Them Young Talks: Basic Etiquette

One of the few things I value a lot is dining etiquette. Ever since I was young (but old enough to eat on my own), my parents have always been strict about the way I eat. For example, when I hold my chopsticks, my palm has to face upward and not downward. When we go to a buffet-style restaurant, they tell me not to cram everything I want to eat onto one plate. I didn’t understand why; I just knew what I should and shouldn’t do.

They do tell me it’s because I have to be polite, but it’s not like a child would understand what politeness is. Jean-Jacques Rousseau might be correct about this, but a child would know what politeness is because politeness gets him things he wants, but he wouldn’t understand it. (Check out Emile.) So I guess for me, I did it because I did not want to be punished, or be embarrassed in front of company.

Yesterday during a meal, I came across a relatively new type of etiquette: workout etiquette. It’s relatively new to me because I don’t really lift. I’m a relatively skinny swimmer on the team. Given that, I don’t hit up a gym on a usual basis. And to be quite honest, I haven’t been to the gym since January. I overheard this conversation between a close friend of mine and his friend about working out at the gym. (We were sitting at the same table, but since I don’t exactly work out, I wasn’t an active participant of the conversation.) My close friend was talking about his experience at Rains. During one of his workout sessions, he was using one of the lifting machines.

For those who are not sure what people do in the gym, people do sets of reps. The idea is that when you do 10 reps of bicep curls for example, you curl your biceps 10 times, and then maybe five sets of that exercise. In between sets, you can walk around to relax your body a bit.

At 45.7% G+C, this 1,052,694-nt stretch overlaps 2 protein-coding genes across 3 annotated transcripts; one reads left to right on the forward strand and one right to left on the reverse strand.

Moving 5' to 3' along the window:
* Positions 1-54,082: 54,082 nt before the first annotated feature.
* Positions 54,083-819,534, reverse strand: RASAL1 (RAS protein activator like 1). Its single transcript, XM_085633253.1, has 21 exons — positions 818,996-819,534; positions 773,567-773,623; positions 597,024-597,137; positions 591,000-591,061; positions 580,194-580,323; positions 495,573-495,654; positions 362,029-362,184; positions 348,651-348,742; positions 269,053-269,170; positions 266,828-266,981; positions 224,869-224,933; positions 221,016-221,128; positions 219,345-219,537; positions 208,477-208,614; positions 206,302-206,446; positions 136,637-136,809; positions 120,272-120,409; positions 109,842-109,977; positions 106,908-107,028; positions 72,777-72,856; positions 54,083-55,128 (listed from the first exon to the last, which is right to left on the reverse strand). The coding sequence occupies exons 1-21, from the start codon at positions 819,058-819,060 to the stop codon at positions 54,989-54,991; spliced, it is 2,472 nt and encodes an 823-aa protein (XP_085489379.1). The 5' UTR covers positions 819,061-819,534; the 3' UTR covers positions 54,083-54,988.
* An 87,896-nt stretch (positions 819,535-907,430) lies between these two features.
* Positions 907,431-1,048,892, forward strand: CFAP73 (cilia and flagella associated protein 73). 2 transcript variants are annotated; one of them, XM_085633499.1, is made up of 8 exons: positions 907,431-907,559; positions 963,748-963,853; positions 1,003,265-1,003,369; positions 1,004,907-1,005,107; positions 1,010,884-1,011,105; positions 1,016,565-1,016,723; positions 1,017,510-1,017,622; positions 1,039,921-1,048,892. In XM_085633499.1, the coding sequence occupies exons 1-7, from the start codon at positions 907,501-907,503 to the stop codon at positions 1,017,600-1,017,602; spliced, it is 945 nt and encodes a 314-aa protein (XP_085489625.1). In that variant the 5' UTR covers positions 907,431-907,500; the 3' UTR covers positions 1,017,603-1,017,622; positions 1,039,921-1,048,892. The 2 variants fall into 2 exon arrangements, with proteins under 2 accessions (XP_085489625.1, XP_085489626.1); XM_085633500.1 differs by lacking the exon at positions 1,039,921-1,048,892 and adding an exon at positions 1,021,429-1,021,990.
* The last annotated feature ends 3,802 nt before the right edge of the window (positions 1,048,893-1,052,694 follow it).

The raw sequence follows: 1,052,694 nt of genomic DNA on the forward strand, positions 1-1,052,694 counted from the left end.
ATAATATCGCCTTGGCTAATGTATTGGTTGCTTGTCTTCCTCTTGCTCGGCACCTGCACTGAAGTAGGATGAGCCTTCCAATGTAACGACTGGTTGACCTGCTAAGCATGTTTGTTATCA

Back to the story. Another guy started using his machine without asking my close friend whether or not he was done. My close friend was not happy about it, but being the generous person he is, there was nothing he could do about it without stirring up unnecessary drama. The idea is this though: Just like you don’t snatch away a random person’s food, you don’t just take over somebody’s machine without asking, even if they are walking away from it.

I believe all etiquette is important. Dining etiquette has to be learned because it is also a set of skills that people develop. Workout etiquette, on the other hand, is the same as courtesy, I suppose. You don’t exactly have to learn it; you just have to be considerate and thoughtful of other people. To extend this a bit, I think that all etiquettes that are derived from courtesy and politeness should be enforced. It’s hard to think about the wide range of etiquettes there are, but if one is willing to be thoughtful and such, they should come naturally.

We have three more weeks to go; so everybody, push hard, stay strong. Peace.

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